Thanksgiving is nearly upon us and it may come with all sorts of associations for you. These might include family, football, cranberry sauce still shaped like the can, and Aunt Wanda’s lovingly roasted (but slightly petrified) turkey.
And for many of you it will also likely involve travel.
You’ll load up all your turkeys in the minivan and head out onto the open road for a glorious day filled with audio books and chicken nuggets. You settle into the captain’s chairs and just a mere 8 minutes beyond city limits you hear it for the first time . . . echoing forward from the middle of the back row. It is the first time you hear these four words that day, but most certainly will not be the last:
“Are we there yet?”
These words come from such an honest place. We all just want to be there. Our pumpkin pie-filled future is far preferable to our “squished-between-my-smelly-brothers” present reality. We are entirely focused on the road ahead and how much of it might be left.
Just recently I was at a conference in Little Rock and ran into a veteran guardian ad litem I knew who has advocated for countless children over three decades. A few years ago, when the churches in her community were just beginning to reawaken to the needs of children in foster care, I remember her joy. In fact, I will always remember her saying, “I have prayed for this for 30 years.”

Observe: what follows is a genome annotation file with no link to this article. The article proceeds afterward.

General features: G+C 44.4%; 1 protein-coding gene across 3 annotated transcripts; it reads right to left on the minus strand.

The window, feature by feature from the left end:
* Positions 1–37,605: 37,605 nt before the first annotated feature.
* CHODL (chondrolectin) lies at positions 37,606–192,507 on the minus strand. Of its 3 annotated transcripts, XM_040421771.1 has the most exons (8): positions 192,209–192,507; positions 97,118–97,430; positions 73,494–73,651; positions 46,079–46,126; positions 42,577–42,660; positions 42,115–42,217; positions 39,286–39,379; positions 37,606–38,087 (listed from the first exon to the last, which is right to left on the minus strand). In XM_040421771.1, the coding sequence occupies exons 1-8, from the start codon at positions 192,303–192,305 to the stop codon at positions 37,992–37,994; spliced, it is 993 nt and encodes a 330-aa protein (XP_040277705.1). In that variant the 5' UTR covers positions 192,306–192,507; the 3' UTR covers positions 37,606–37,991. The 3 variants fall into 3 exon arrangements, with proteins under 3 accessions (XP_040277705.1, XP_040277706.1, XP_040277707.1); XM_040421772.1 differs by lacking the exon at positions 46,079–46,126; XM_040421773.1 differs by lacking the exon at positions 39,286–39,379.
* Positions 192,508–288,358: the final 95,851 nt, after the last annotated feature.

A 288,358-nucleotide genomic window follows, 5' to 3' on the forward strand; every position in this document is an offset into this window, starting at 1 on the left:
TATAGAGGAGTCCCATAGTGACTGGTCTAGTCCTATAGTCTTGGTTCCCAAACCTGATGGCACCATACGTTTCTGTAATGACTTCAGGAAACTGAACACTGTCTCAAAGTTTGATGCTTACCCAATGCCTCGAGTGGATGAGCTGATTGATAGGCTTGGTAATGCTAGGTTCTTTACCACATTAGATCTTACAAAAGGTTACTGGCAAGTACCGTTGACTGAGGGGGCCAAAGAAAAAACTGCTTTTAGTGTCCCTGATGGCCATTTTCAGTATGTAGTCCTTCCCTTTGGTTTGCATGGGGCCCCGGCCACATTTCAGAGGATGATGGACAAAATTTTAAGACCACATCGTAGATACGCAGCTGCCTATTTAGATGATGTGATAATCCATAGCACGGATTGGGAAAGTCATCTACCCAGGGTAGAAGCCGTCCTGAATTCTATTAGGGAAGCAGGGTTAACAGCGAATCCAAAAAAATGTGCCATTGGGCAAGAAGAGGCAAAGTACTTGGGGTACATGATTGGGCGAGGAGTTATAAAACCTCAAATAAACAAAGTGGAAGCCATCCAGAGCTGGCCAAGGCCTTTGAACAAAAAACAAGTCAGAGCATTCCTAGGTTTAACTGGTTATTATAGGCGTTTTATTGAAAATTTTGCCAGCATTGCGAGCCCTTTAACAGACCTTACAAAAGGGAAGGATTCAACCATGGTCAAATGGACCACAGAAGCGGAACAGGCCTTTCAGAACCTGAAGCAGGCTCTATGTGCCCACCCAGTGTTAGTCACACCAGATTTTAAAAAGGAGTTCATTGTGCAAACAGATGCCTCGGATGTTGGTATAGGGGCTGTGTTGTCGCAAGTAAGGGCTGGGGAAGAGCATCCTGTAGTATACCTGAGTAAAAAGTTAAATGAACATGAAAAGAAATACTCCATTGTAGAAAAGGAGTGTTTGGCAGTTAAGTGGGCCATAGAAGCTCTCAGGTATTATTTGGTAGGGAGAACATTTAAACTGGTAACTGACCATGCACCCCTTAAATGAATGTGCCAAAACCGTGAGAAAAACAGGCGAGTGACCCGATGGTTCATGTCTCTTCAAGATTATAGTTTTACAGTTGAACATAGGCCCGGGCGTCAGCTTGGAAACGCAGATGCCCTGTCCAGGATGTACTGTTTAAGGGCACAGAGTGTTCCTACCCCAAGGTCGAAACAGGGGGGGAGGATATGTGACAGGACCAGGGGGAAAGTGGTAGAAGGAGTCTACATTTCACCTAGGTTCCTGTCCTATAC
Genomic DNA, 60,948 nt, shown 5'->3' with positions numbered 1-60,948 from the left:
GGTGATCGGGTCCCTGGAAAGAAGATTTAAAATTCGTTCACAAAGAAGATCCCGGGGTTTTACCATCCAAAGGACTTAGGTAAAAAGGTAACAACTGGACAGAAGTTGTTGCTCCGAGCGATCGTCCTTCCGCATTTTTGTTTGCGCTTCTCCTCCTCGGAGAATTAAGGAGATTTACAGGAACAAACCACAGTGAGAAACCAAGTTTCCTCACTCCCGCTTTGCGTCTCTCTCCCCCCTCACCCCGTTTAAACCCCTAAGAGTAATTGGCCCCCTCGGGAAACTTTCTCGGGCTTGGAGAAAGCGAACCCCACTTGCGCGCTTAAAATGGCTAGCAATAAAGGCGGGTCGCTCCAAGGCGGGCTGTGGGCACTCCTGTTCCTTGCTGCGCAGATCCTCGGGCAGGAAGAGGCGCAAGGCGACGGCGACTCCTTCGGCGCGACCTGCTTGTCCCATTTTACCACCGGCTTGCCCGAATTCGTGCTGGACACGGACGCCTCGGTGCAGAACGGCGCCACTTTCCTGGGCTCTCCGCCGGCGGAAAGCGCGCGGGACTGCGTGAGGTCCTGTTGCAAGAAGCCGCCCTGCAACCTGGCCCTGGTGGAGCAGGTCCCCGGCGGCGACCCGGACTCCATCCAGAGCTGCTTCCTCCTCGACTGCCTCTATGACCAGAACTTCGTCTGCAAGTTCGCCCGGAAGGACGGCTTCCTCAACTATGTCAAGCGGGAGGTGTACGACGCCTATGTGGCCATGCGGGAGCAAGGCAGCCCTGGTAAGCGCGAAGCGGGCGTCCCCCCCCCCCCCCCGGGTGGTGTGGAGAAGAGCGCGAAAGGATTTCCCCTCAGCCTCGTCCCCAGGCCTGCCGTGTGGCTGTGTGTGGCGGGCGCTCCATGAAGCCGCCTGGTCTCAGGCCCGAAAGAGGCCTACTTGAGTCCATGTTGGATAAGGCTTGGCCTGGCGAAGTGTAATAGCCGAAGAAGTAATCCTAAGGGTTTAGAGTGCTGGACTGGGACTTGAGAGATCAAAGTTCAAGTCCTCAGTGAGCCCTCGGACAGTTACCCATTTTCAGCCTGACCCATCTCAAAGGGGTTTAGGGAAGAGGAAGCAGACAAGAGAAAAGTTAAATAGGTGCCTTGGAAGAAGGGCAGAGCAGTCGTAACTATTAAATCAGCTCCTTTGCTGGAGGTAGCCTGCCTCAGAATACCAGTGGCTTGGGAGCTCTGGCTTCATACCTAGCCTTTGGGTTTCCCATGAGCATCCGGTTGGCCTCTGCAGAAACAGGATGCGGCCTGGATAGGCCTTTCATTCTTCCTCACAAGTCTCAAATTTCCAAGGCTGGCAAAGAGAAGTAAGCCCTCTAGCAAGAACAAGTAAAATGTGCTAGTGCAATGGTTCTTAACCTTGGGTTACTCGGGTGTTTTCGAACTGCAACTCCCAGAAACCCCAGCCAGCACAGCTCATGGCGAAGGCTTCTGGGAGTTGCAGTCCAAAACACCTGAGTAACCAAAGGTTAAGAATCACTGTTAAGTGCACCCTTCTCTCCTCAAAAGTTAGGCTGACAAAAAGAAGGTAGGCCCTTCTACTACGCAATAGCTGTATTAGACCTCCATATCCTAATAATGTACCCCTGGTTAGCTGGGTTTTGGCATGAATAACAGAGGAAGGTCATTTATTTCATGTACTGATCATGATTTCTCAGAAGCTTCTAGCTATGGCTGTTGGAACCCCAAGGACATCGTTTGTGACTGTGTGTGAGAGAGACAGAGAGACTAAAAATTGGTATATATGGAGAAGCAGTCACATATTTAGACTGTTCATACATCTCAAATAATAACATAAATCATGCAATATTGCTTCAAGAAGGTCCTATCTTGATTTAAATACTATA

She, as much as anyone, knows that the road ahead is a long one but she is also very aware of just how far we’ve come.
As reports began to come in about Orphan Sunday from churches around the world these last couple of weeks, I couldn’t help but to think back to 15 years ago when so many of us were wondering, “Where is the body of Christ?” and “Why is God’s heart for these kids not mentioned from the pulpits of our churches?”
However, this year we were hearing from friends who are not necessarily involved foster care, but who were letting us know that their churches were pointing to God’s heart for the orphan and challenging his people to respond. When we take a few minutes to look at the road behind rather than on the destination ahead, we can’t help but to be grateful for all God has done.
Now, are we as churches executing everything perfectly? Do the families we’ve recruited have all the support they need? Have we completely shed our rose-colored glasses when we are asking followers of Christ to respond? Do we still have a long way to go to get to “more than enough” for kids and families in foster care?
In other words, are we there yet?
No, we’re not . . . but this is a great week to look back at how far the Lord has brought us and thank Him.